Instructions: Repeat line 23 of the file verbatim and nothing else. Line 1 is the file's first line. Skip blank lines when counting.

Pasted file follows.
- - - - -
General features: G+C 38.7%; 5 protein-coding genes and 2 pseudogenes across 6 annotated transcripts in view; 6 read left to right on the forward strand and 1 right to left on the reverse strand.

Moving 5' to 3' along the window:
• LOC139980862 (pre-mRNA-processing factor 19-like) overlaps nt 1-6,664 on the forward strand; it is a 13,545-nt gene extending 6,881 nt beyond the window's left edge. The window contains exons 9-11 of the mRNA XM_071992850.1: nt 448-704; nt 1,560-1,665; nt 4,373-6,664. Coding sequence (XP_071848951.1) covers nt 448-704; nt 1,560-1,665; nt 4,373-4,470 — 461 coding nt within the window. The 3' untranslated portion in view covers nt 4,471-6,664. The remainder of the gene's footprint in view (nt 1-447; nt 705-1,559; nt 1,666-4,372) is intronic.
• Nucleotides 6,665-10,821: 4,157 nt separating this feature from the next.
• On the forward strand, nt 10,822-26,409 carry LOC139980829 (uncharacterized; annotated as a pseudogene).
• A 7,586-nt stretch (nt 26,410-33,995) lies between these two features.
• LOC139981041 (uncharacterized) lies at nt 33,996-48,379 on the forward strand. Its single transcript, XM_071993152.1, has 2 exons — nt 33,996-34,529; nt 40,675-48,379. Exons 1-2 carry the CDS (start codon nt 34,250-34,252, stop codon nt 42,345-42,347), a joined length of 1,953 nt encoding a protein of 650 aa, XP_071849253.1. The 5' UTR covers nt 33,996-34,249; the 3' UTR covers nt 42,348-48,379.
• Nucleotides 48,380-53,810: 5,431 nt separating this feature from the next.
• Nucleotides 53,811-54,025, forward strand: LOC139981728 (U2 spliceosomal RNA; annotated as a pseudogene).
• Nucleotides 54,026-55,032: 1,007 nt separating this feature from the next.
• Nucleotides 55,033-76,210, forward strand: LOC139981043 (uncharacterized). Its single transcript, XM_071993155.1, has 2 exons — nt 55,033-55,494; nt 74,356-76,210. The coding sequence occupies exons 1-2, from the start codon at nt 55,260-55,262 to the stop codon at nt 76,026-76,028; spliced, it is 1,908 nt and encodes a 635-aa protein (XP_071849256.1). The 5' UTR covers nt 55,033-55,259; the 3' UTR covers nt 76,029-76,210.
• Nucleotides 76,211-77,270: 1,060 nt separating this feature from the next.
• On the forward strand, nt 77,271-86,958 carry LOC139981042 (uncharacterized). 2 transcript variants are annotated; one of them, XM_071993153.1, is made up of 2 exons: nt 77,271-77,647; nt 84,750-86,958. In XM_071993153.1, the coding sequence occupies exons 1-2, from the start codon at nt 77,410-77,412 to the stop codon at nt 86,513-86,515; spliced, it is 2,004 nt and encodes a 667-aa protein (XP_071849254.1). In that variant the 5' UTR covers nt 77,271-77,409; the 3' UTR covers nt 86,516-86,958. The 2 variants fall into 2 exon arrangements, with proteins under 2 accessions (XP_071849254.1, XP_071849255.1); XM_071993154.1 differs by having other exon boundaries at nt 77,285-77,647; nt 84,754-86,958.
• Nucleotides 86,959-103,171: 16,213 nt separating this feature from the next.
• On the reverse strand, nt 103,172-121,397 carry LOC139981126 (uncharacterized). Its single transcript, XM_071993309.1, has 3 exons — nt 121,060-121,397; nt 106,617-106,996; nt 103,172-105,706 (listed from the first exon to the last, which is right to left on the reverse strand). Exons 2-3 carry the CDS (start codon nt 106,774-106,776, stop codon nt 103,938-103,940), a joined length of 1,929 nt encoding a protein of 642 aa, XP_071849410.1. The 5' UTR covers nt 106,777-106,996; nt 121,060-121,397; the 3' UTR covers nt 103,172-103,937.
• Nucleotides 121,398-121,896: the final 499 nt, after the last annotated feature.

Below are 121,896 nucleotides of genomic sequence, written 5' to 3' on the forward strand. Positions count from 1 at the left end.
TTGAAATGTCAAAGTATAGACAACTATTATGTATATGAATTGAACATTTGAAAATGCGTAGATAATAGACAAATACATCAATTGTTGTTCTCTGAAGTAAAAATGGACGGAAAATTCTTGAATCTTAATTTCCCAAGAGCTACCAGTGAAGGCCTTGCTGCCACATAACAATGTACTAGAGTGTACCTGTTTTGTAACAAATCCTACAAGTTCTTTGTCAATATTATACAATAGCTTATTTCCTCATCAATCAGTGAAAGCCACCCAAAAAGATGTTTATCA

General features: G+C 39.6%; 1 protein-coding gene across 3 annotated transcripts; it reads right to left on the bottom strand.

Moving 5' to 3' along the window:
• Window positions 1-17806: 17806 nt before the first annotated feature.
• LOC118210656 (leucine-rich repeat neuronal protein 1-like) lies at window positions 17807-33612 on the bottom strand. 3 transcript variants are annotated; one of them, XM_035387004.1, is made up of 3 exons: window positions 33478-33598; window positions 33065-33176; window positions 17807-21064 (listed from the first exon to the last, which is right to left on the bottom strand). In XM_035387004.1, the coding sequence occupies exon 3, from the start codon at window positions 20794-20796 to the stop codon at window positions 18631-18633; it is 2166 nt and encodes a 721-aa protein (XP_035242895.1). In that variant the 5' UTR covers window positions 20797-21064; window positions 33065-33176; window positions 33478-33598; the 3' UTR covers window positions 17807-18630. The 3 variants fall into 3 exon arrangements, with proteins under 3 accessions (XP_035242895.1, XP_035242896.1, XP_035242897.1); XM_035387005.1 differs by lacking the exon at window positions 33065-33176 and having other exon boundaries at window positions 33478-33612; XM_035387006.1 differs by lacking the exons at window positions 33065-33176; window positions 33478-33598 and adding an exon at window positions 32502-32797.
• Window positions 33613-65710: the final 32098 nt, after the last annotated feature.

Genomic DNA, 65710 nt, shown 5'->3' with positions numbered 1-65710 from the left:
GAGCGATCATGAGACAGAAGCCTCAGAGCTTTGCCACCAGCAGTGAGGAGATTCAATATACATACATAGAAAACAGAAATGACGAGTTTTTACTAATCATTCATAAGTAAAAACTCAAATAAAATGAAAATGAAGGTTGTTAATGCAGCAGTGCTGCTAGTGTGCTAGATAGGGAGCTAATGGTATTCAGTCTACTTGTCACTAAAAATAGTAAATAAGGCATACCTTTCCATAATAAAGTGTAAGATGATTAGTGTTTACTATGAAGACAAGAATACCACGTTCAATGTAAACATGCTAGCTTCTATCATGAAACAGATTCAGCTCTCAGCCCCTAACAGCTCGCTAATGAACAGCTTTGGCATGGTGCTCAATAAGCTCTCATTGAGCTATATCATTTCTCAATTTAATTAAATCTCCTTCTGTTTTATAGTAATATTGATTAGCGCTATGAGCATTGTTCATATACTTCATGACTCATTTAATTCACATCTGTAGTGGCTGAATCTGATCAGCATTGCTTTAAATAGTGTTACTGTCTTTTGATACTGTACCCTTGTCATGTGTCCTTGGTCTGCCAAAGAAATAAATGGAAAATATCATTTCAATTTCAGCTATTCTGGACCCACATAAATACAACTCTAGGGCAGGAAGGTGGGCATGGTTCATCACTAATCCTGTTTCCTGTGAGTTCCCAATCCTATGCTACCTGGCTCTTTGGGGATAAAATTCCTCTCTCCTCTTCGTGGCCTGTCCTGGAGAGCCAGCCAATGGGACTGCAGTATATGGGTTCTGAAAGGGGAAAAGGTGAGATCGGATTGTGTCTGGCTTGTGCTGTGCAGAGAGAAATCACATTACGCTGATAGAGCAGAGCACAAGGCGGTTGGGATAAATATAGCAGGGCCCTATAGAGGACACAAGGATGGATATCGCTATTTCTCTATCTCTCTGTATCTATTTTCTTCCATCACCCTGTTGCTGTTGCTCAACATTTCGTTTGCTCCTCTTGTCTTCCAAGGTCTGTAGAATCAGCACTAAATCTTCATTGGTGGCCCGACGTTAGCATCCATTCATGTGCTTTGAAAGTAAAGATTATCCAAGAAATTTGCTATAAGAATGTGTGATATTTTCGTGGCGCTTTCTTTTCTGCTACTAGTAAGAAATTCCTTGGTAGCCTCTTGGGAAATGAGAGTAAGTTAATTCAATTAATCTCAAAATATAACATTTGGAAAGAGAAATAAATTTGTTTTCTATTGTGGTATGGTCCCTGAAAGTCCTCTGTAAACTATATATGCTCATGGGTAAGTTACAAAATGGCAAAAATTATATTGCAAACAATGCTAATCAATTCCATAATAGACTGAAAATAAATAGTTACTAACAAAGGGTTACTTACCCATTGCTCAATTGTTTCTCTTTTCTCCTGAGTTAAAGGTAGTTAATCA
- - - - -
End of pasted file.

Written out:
• Window positions 33613-65710: the final 32098 nt, after the last annotated feature.